Starbulletin.com



The Weekly Eater

By Nadine Kam

Thursday, November 18, 1999


Of all the fish in
the sea, why tuna?

SPECIALIZATION has been the way to go in the local food industry as costs rise and budgets shrink. Who's going to lease a big room and hire a lot of hands, when they can just buy a lunchwagon and put up a sign offering shrimp three or four ways? The time to think empire is after you've made your first quarter million, not when your piggy bank is on a diet.

One caveat: If you're a restaurateur who has been inspired by the successes of such specialists as Maui Tacos and Teddy's Bigger Burgers, don't think you can make a star out of any old foodstuff. Burritos, yes. Burgers, yes. Araimo, a big no for the mountain yam with the consistency of warm spit.

Which bring us to Maguro-Ya, a Japanese seafood restaurant on Waialae Avenue that celebrates the big-eye tuna, or ahi. It seems strange, but not when you stop to consider that Sam Choy is turning poke into a national phenomenon.



Maguro-ya

Food STARSTARHalf-Star
AtmosphereSTARSTARHalf-Star
ServiceSTARSTARSTAR
ValueSTARSTARHalf-Star

Bullet Address: 3565 Waialae Ave. (next to Cafe Laufer)
Bullet Hours: 11 a.m. to 1:45 p.m. and 5 to 9:30 p.m. Tuesdays through Saturdays; dinner only Sundays
Bullet Prices: About $25 to $35 for two
Bullet Call: 732-3775



But maguro is a difficult fish to work with in that it's delicate, subtly flavored and extremely unforgiving. Connoisseurs prefer it sashimi style, raw, with a little bit of soy sauce and wasabi. Much more handling quickly becomes overkill.

At Maguro-Ya, the overkill was often preferable to the raw stuff, and worse, for specialists, there was little special about the maguro offerings. Certainly, an appetizer of Maguro Kawa ($3.50), a salad of boiled, slivered ahi skin, was a novelty, but I don't think anyone would develop much of a craving for it. The skin had the consistency of and just about as much flavor as gelatin.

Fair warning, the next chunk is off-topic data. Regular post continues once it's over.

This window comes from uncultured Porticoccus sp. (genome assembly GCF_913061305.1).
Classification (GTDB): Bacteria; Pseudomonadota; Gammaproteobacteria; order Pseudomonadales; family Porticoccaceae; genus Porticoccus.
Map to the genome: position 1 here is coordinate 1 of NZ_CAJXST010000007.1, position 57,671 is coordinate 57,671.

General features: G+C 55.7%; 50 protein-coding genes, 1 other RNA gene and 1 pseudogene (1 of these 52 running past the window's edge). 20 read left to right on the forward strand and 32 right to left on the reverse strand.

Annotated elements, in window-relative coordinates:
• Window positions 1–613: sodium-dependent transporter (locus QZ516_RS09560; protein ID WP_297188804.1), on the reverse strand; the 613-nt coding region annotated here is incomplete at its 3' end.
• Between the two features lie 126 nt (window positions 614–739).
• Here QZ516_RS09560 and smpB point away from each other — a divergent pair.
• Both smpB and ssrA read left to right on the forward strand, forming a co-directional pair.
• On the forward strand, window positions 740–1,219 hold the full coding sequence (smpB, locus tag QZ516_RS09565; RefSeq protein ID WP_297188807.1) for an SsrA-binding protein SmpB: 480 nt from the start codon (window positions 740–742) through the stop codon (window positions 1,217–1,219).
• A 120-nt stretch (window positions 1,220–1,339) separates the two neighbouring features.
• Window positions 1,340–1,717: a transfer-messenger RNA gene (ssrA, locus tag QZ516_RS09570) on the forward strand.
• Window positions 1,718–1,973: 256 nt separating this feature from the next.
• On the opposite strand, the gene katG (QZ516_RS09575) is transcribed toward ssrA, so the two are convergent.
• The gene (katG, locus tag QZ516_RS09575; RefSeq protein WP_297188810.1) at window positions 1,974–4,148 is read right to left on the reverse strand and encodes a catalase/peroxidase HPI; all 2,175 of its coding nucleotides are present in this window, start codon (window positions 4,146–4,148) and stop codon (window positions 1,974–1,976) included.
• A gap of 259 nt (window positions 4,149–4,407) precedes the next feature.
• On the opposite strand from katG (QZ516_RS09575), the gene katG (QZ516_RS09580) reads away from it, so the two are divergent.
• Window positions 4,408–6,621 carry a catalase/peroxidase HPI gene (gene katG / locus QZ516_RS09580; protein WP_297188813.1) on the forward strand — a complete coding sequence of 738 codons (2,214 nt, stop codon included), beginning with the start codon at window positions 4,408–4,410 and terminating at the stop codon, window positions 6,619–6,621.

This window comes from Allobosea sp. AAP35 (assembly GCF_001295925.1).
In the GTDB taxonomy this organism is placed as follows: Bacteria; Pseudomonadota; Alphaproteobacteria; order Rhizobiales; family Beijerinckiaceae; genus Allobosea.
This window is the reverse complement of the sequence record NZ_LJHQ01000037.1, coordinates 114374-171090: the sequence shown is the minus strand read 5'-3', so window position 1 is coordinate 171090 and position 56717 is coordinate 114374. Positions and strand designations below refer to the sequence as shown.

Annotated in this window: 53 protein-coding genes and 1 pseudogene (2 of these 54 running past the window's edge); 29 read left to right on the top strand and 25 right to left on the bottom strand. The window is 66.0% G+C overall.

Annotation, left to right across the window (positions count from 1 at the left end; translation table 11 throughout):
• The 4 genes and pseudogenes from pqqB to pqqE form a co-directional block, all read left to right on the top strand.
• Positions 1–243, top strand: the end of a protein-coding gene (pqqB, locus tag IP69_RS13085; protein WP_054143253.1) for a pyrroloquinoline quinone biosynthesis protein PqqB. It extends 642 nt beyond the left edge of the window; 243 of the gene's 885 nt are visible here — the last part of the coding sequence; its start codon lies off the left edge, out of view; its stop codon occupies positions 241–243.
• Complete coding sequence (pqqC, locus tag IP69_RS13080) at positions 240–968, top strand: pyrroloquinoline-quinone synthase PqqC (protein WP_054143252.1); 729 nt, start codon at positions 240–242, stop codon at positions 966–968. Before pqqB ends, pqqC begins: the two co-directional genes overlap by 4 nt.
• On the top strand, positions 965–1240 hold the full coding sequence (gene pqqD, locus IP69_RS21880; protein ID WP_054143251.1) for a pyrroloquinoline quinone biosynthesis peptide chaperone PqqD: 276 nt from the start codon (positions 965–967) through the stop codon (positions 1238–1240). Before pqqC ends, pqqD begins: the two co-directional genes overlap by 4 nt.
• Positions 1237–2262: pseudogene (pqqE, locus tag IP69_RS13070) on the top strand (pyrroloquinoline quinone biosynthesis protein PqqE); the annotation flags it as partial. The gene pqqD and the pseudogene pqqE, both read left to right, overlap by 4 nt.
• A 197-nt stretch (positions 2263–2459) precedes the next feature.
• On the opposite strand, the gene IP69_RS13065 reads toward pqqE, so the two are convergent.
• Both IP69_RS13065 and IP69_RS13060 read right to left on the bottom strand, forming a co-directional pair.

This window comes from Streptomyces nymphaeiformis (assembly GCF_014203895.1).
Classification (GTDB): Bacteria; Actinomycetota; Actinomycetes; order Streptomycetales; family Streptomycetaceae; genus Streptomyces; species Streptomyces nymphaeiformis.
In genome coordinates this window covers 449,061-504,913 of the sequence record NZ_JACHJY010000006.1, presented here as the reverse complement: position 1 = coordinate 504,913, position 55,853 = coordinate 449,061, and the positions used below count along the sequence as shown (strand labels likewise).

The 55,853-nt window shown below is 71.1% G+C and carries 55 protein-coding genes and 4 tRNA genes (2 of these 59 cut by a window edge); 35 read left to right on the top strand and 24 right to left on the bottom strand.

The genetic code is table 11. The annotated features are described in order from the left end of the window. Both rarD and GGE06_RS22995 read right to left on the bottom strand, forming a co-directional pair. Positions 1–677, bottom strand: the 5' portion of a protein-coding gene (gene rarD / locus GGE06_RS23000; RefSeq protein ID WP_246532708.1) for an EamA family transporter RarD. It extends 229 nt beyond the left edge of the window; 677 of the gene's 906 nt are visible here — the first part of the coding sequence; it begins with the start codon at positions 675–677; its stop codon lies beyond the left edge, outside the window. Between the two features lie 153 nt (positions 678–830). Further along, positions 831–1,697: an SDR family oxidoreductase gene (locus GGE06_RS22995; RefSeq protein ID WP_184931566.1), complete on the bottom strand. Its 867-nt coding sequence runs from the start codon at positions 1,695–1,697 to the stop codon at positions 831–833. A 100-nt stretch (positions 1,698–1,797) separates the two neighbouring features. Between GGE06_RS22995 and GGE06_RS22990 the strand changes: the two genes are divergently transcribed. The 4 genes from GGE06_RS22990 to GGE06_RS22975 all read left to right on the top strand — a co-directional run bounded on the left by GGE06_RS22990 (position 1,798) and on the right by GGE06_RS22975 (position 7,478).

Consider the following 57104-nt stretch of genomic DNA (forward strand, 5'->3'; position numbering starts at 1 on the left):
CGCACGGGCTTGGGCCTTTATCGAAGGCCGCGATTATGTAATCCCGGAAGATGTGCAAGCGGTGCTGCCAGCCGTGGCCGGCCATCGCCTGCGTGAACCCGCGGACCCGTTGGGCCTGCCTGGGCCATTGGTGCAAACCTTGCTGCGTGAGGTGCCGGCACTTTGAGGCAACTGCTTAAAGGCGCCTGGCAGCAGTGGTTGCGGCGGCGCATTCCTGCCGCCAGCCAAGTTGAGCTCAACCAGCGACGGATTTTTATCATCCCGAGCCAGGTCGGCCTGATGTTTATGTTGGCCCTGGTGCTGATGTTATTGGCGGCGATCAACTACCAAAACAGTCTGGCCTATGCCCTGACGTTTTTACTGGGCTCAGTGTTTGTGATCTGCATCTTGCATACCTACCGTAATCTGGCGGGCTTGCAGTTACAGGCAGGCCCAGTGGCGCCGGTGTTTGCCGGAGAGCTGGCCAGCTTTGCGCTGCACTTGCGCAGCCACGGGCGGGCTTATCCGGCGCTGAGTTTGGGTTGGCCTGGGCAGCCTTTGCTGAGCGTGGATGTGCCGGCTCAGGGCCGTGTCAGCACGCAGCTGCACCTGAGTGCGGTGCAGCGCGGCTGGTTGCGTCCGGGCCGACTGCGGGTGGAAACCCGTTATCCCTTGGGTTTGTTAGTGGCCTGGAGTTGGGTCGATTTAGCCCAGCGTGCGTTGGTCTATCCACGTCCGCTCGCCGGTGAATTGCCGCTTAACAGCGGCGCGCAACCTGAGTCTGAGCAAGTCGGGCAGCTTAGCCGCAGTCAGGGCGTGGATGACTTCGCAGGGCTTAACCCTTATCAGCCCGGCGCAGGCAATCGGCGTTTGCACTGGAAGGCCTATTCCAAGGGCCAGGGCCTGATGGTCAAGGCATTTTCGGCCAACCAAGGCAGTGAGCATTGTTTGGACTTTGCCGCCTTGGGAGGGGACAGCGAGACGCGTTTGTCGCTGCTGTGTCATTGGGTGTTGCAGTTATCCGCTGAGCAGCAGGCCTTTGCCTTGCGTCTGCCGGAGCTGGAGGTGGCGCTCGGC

Faring better was Maguro Tataki ($4.50), ahi cubed, seared on the outside and served with ponzu sauce.

The highlight of the menu is the Magurozukushi ($14 lunch/ $15.50 dinner), a teishoku, or complete meal featuring assorted vegetables, miso soup, rice and four maguro specialties. One was the tataki-style dish, another was prepared teriyaki style. My favorite comprised cubes of ahi on a skewer with slices of potato and onion, dipped in panko and deep-fried.

I didn't care for the last dish of ahi cooked in vinegar, then served chilled. As contrary as it sounds, the last thing you want is for the maguro to taste fishy and it did here.

Once I looked beyond this maguro danger zone, the menu seemed more appealing. There ware teishoku dinners of Tempura ($13.75 lunch/$14.75 dinner), Tempura and Sashimi ($14.50/$15.75), soba, udon and regular sushi.

I was beginning to tire of seafood so I glanced at the menu of daily specials. I thought I saw "chicken" in front of the word "karaage," but there is no meat on the menu. When I got the dish, it was a whole deep-fried flounder that turned out to be quite delicious.

There was no dessert, but those with a sweet tooth can simply walk over to Cafe Laufer next door.

Meanwhile, I'm hoping the next restaurateur who decides to specialize in fish chooses salmon.



See a listing of past restaurants reviewed in the
Do It Electric!

section online. Click the logo to go!




Nadine Kam's restaurant reviews run on Thursdays. Reviews are conducted anonymously and paid for by the Star-Bulletin. Star ratings are based on comparisons of similar restaurants:

-- excellent;
-- very good, exceeds expectations;
-- average;
-- below average.

To recommend a restaurant, write: The Weekly Eater, P.O. Box 3080, Honolulu, Hawaii 96802. Or send e-mail to features@starbulletin.com



E-mail to Features Editor


Text Site Directory:
[News] [Business] [Features] [Sports] [Editorial] [Do It Electric!]
[Classified Ads] [Search] [Subscribe] [Info] [Letter to Editor]
[Stylebook] [Feedback]



© 1999 Honolulu Star-Bulletin
http://archives.starbulletin.com